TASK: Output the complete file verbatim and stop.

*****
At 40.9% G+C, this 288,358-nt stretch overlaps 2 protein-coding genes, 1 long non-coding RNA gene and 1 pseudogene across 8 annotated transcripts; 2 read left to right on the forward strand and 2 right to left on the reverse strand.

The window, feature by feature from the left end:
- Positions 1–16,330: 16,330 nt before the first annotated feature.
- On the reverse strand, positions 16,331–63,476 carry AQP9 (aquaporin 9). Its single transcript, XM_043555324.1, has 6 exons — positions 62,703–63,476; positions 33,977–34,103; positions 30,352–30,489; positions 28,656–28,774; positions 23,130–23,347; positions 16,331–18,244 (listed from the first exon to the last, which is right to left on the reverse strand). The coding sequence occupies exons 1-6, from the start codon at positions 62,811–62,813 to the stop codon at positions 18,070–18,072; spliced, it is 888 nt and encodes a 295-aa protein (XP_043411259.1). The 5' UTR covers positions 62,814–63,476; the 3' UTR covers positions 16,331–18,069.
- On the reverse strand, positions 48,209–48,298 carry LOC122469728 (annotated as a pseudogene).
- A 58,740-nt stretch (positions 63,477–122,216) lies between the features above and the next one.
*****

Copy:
At 40.9% G+C, this 288,358-nt stretch overlaps 2 protein-coding genes, 1 long non-coding RNA gene and 1 pseudogene across 8 annotated transcripts; 2 read left to right on the forward strand and 2 right to left on the reverse strand.

The window, feature by feature from the left end:
- Positions 1–16,330: 16,330 nt before the first annotated feature.
- On the reverse strand, positions 16,331–63,476 carry AQP9 (aquaporin 9). Its single transcript, XM_043555324.1, has 6 exons — positions 62,703–63,476; positions 33,977–34,103; positions 30,352–30,489; positions 28,656–28,774; positions 23,130–23,347; positions 16,331–18,244 (listed from the first exon to the last, which is right to left on the reverse strand). The coding sequence occupies exons 1-6, from the start codon at positions 62,811–62,813 to the stop codon at positions 18,070–18,072; spliced, it is 888 nt and encodes a 295-aa protein (XP_043411259.1). The 5' UTR covers positions 62,814–63,476; the 3' UTR covers positions 16,331–18,069.
- On the reverse strand, positions 48,209–48,298 carry LOC122469728 (annotated as a pseudogene).
- A 58,740-nt stretch (positions 63,477–122,216) lies between the features above and the next one.